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JavaScript Can fetch() Now and It’s Not THAT Great

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JavaScript Can fetch() Now and It’s Not THAT Great

A cool new Javascript function that exists is fetch(). Read on to find out what it's all about, and why it might not be THAT wonderful.

· Web Dev Zone
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As I was researching that Chrome 52 bug yesterday, my friend Smotko showed me something cool: fetch().

It’s a native JavaScript function for AJAX GET requests. I don’t know what stage it is, but Chrome, Edge, Firefox, and Opera all support it. Safari doesn’t. Nor do any default mobile browsers, only Android Chrome.

You can use this Babel fetch polyfill to bridge the gap. I wonder if that’s good enough to convince our CTO to let me use this.

Then again, why? Oh yeah, that strange Chrome 52 bug doesn’t happen and all I’d have to do was change that one API wrapper function that we use for everything … and thus change our whole codebase … and wreak havoc.

But The Bug doesn’t happen! Let me show you.

fetch()

Ugh, promises don’t work in the console. That’s a bummer … never did like promises. It’s really just weird syntax sugar for callbacks.

fetch('bla.json')
             .then(response => {
                 console.log(response.ok); // prints true
                 console.log(response.body); // ReadableStream O.o
             });

fetch() issues an AJAX request to the server. When it’s done, it triggers the then part of its promise and gives it a response object. This object can do many useful things, one of which is to tell you if it was successful. Another is to give you a ReadableStream.

You probably don’t care about readable streams, so there are functions to parse JSON or get raw text. We’re in the brave new world of promises, so those are promises too.

They work like this:

fetch('bla.json')
             .then(response => {
                 response.json()
                         .then((json) => console.log(json)); // Object {id: 1, hai: "hello"}

                 response.text()
                         .then((text) => console.log(text)); // nothing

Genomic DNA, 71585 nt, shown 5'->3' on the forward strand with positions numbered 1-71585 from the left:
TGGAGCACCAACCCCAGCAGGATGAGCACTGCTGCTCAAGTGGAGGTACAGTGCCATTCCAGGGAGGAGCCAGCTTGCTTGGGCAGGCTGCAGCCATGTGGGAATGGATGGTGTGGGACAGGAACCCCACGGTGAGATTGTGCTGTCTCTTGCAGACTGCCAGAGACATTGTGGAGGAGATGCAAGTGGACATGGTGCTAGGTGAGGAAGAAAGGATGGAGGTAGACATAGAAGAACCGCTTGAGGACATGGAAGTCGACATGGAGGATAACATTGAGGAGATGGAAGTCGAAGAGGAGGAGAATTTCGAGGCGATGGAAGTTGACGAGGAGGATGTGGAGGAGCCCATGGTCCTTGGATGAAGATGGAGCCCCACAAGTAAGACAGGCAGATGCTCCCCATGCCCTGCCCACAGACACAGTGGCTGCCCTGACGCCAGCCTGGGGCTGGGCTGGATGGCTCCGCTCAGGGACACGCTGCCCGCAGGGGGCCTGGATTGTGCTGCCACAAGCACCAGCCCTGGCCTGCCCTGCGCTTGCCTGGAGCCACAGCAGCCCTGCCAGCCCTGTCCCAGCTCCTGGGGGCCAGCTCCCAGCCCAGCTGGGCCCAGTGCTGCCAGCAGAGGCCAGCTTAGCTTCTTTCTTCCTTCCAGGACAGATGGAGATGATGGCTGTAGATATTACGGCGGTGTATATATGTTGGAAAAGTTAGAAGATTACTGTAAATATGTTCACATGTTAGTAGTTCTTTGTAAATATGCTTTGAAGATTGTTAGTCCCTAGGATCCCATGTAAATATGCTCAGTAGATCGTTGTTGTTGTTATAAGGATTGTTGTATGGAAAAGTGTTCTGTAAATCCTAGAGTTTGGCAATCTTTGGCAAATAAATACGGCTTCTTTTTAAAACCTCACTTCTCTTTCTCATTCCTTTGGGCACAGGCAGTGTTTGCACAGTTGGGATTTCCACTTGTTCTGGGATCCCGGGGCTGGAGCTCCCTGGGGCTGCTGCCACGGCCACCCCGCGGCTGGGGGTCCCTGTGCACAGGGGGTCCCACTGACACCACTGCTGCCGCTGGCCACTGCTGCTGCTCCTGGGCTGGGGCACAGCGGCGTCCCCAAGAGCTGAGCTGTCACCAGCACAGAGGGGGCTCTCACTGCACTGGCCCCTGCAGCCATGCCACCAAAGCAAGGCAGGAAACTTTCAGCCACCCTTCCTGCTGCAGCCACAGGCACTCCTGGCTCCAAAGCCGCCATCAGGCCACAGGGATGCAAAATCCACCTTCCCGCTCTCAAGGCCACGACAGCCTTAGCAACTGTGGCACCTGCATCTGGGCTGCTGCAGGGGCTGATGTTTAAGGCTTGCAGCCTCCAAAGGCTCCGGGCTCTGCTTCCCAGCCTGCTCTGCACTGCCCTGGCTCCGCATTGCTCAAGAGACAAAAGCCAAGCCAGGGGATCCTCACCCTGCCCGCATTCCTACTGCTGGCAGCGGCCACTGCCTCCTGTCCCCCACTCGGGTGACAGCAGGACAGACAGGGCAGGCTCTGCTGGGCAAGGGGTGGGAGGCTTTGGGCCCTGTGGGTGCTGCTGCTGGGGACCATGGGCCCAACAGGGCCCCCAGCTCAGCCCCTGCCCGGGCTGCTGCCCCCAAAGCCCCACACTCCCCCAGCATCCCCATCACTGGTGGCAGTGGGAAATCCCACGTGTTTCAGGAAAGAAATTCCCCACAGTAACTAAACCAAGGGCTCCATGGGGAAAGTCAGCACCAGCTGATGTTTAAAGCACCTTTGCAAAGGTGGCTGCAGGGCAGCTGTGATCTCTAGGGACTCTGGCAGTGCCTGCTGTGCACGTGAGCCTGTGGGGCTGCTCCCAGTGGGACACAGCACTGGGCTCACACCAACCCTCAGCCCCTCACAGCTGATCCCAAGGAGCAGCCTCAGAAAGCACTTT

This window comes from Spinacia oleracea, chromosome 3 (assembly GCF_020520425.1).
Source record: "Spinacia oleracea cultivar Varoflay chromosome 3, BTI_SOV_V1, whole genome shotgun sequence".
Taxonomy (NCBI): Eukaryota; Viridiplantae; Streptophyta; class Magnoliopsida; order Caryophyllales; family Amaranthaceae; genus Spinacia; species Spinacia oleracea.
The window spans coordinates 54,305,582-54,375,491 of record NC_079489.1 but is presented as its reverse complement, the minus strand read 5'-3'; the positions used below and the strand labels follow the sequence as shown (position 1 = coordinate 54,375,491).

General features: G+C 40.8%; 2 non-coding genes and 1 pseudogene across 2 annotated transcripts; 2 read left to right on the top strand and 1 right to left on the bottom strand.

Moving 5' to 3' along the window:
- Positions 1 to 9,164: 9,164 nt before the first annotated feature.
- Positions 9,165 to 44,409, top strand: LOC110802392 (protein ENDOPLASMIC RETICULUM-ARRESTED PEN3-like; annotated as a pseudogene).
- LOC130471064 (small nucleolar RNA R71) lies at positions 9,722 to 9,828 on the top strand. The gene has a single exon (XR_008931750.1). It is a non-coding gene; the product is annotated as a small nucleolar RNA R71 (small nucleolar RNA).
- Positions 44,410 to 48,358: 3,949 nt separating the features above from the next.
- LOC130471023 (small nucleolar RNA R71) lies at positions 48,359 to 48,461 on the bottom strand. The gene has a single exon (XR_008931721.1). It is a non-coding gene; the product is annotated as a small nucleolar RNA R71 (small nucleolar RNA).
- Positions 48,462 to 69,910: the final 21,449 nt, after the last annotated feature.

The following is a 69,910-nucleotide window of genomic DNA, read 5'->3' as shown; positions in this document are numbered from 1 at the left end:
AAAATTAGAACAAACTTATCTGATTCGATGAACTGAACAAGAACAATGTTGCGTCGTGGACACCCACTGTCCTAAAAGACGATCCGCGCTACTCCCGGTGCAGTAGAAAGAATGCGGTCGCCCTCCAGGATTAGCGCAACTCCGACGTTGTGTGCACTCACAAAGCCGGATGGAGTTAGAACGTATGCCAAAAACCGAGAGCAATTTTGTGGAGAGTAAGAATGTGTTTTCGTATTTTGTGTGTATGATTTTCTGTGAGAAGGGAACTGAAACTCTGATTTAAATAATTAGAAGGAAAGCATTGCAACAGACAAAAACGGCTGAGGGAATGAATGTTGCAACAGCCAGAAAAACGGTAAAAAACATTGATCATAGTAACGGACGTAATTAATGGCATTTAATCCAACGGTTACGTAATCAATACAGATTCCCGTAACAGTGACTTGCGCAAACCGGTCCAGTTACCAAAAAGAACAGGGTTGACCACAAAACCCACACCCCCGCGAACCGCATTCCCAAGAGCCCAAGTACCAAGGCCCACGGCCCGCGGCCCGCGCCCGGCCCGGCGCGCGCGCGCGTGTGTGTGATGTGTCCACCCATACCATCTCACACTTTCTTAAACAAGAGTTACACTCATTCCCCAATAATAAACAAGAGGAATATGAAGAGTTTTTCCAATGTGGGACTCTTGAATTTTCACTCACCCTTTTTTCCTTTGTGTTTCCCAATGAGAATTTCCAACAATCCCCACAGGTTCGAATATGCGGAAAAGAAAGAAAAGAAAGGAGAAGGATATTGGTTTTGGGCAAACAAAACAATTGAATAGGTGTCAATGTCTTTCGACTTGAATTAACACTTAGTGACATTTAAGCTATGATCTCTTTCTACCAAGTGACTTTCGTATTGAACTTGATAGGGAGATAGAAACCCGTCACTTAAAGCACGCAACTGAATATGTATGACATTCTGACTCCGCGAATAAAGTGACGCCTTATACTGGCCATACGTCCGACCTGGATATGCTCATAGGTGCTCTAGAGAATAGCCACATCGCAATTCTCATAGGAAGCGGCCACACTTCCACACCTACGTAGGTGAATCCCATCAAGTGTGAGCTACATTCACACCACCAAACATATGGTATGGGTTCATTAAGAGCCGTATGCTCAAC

});

The json().then() combination prints a JavaScript object parsed from our data. Which feels roundabout, but the internet tells me that promises are better than The Callback Hell.

This:

fetch(url).then(data => data.body.json().then(real_data => doStuff))

Is supposed to be better than:

request.get('bla.json').end((err, res) => console.log(res.body));

¯\_(ツ)_/¯

But lets get back to the story: You can’t read the fetch response body twice. See that .text() call? That throws an error saying that oh hey, the body has already been read, so you can’t do it again.

Maybe there’s no good reason you’d want to do that, but what if I do want to?

There’s an even worse caveat, though. Let me show you what happens when your fetch() call returns a 404.

fetch('nope.json')
           .catch(() => console.log('something went wrong')) // no error
           .then((res) => console.log(res.ok)); // but not okay either

With promises, catch() should give us a chance to catch errors. This keeps our code cleaner because then() can focus on the happy path.

Somebody decided a 404 error is not a good enough reason to reject the promise. You still have to put a lot of error handling into your happy path.

But The Bug doesn’t happen! I tried. You can repeat the same request in the then() callback and its then() callback works just fine.

There is an official explanation for how the bug happens in the bug report from 8 days ago. A fix also exists, but it’s not merged yet.

This debacle makes me wish I was braver when first seeing this behavior 3 months ago. Way back when it was Chrome Canary and I thought surely someone would fix it.

What a strange ride it’s been.

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Topics:
browsers ,web ,javascript ,function ,chrome ,api

Published at DZone with permission of Swizec Teller, DZone MVB. See the original article here.

Opinions expressed by DZone contributors are their own.

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